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Khatija Haque - Head of MENA Research
Published Date: 26 February 2019
Fed Chairman Jerome Powell starts two days of testimony to congress today, where he is expected to discuss how monetary policy makers view recent economic and financial market developments, and the outlook for the US economy. While the Fed’s “dot plot” indicates that two more rate hikes are likely this year, the language in the January statement indicated a more dovish tone than had been evident in December 2018. The market is not currently pricing in any further tightening by the Fed this year. On the data front, the Dallas Fed’s Manufacturing Index released yesterday rose to a 3-month high of 13.1 in February, well above consensus forecasts, while the Chicago Fed’s National Activity Index fell in January, below expectations.
Turning to the UK, press reports indicate that PM May could discuss delaying Brexit at a cabinet meeting today, in order to avert further resignations from ministers opposed to a no-deal Brexit. This is a significant shift from the PM’s previous position, which was that the UK would leave the EU on 29 March, with or without a deal. Mrs May is expected to announce what the cabinet has decided in parliament this afternoon and table a motion to be voted on tomorrow. Separately, Labour Party leader Jeremy Corbyn indicated yesterday that his party would support a second referendum on Brexit.
Bahrain’s cabinet has approved a budget with a 53% smaller deficit in 2019. The 2019 budget projects a deficit of just -BHD 613mn, down from an estimated -BHD 1.32bn in 2018 and smaller than our forecast of -BHD 968mn this year. The government’s revenue estimates are higher than our forecasts, while their expenditure projections are lower, with a budgeted 12% cut in spending this year. Bahrain received financial support from other GCC countries late last year, in return for a commitment to balance its budget by 2022. Bahrain announced a 250% rise in fees for expat work permits as part of the 2019 budget.
Source: Bloomberg, Haver Analytics,Emirates NBD Research
Treasuries closed little changed as risk assets continued their positive run. Yields on the 2y UST, 5y UST and 10y UST closed at 2.50% (+1 bp), 2.47% (flat) and 2.66% (+1 bp) respectively. It is likely that investors’ are hedging their bets ahead of a testimony by Fed Chair Jerome Powell.
Regional bonds continued their positive run. The YTW on the Bloomberg Barclays GCC Credit and High Yield index dropped -1 bp to 4.30% and credit spreads tightened 3 bps to 175 bps.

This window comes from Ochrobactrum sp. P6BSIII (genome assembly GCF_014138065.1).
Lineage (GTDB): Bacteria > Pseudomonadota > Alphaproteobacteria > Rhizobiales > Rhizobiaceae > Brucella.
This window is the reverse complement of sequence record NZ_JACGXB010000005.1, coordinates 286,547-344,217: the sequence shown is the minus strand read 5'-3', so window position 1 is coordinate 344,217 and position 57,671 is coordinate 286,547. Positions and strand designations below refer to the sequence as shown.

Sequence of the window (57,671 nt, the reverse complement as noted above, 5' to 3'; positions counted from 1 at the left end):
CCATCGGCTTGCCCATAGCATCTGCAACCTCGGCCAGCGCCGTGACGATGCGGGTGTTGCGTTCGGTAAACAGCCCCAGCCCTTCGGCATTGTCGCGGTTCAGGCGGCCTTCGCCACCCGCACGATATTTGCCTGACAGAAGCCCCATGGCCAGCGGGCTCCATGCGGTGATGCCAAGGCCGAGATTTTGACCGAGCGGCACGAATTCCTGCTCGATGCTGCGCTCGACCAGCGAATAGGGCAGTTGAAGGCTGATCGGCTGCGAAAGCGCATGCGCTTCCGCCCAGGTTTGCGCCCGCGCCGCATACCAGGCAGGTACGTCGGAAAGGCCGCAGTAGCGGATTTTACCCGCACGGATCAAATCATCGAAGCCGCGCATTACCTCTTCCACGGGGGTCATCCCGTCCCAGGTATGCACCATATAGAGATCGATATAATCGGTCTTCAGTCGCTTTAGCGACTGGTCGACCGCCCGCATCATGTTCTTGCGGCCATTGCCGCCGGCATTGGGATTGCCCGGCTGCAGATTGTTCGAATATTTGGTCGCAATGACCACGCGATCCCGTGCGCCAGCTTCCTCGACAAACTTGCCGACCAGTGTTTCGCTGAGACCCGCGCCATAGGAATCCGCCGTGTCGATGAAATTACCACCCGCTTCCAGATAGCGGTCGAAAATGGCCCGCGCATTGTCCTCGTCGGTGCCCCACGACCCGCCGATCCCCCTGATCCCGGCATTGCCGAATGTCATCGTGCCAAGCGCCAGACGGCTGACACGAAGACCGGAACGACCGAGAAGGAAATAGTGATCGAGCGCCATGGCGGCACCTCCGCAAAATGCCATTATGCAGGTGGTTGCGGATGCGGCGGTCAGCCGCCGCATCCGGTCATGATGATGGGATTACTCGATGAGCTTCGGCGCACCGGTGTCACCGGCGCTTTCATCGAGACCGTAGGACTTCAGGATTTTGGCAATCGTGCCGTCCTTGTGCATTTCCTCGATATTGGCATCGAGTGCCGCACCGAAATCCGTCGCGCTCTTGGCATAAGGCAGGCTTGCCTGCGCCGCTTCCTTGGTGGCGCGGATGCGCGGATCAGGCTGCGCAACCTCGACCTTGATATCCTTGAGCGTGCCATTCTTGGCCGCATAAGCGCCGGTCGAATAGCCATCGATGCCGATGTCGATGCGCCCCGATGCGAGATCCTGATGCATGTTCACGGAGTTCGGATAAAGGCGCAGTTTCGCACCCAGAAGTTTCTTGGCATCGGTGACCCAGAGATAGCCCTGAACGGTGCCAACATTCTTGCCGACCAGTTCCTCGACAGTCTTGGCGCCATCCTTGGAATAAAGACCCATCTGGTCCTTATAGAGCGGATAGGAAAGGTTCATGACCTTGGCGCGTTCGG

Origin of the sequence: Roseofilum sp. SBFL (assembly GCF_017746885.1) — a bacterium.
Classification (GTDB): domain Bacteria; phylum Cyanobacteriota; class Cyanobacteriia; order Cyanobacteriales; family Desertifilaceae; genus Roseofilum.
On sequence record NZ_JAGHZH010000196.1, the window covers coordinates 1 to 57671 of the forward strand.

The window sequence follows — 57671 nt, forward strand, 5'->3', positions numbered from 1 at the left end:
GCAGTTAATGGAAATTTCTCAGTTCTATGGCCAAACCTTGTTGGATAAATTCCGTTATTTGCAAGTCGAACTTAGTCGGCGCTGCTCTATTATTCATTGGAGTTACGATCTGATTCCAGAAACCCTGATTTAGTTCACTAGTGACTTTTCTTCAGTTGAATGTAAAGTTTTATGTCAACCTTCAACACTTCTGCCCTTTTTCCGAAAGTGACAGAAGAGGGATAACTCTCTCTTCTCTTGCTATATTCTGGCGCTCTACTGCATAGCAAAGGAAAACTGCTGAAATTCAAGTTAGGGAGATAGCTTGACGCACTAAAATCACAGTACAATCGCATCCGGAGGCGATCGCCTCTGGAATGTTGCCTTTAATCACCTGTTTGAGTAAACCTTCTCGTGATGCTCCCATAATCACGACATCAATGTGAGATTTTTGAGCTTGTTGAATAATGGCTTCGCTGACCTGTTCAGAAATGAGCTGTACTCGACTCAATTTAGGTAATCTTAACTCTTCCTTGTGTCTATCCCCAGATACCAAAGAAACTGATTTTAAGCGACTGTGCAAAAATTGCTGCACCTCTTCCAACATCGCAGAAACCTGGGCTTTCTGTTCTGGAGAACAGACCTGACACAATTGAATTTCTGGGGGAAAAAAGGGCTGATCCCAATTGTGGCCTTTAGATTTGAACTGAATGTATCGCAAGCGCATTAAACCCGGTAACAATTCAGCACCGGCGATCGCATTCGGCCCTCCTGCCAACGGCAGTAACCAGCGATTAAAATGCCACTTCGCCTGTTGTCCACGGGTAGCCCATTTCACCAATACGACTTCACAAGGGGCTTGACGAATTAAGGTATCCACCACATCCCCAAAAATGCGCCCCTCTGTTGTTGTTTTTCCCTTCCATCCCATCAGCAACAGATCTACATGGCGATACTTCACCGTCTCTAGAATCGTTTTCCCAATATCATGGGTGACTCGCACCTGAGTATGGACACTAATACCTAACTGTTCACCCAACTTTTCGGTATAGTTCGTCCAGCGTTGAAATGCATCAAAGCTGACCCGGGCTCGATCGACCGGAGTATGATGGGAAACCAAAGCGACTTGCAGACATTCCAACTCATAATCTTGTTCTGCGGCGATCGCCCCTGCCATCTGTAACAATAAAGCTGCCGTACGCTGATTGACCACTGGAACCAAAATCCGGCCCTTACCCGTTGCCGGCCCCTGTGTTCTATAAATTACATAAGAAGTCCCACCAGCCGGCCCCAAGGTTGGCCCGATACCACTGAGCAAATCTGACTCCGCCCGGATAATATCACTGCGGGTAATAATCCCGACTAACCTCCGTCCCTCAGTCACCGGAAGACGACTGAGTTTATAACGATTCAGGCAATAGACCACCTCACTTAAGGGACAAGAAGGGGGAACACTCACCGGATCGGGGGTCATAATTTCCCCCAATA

According to comments from the CFO, First Abu Dhabi Bank may issue USD2bn – USD 4bn in bonds this year. Elsewhere, Qatar’s Ahli Bank is planning a bond sale in May or June this year.
GBP rallied overnight on increased speculation that Brexit may be delayed. GBP rallied to four week high of USD1.3148 this morning before resistance at the 50-week moving average 1.3153 halted further advances. Currently trading at 1.3139, a break of the 50-week moving average is likely to be followed by a retest of the 38.2% one year Fibonacci retracement (1.3181).
Developed market equities closed higher amid optimism over progress in trade talks between the US and China. However, markets gave up early session gains to close marginally higher. The S&P 500 index and the Euro Stoxx 600 index added +0.1% and +0.3% respectively.
Regional equities closed mixed as investors’ locked in recent gains on some indices. The DFM index dropped -0.3% and the Tadawul declined -0.9%. The stocks which rallied sharply over the past couple of weeks closed lower with Emaar Malls losing -2.2% and Aldar Properties dropping -1.7%.
US president Donald Trump was in full effect in oil markets yesterday. The prospect of a US-China trade deal helped to keep Brent prices bid over USD 67/b in early trading but a tweet from the president in the European session, telling OPEC to ‘relax’ and that oil prices were too high helped prices plummet lower. Brent futures fell 3.5% to USD 64.72/b while WTI gave up 3.1% to close at USD 55.23/b. We had cautioned earlier this year that Brent price close to USD 70-80/b was Trump’s ‘tweet zone ‘ and that the risk of the US raising a NOPEC bill is not off the cards.
Nevertheless, market conditions are still tightening as Libya continues to endure disruptions to supply at its largest oil field. OPEC’s production cuts have helped to push the Brent/Dubai EFS to near its narrowest level in the past year thanks to a shortage of heavy, sour barrels.
Brexit deal defeated again
UAE residency framework approved
Economic Calendar for the week
GCC Credit Monitor
OPEC production: exposed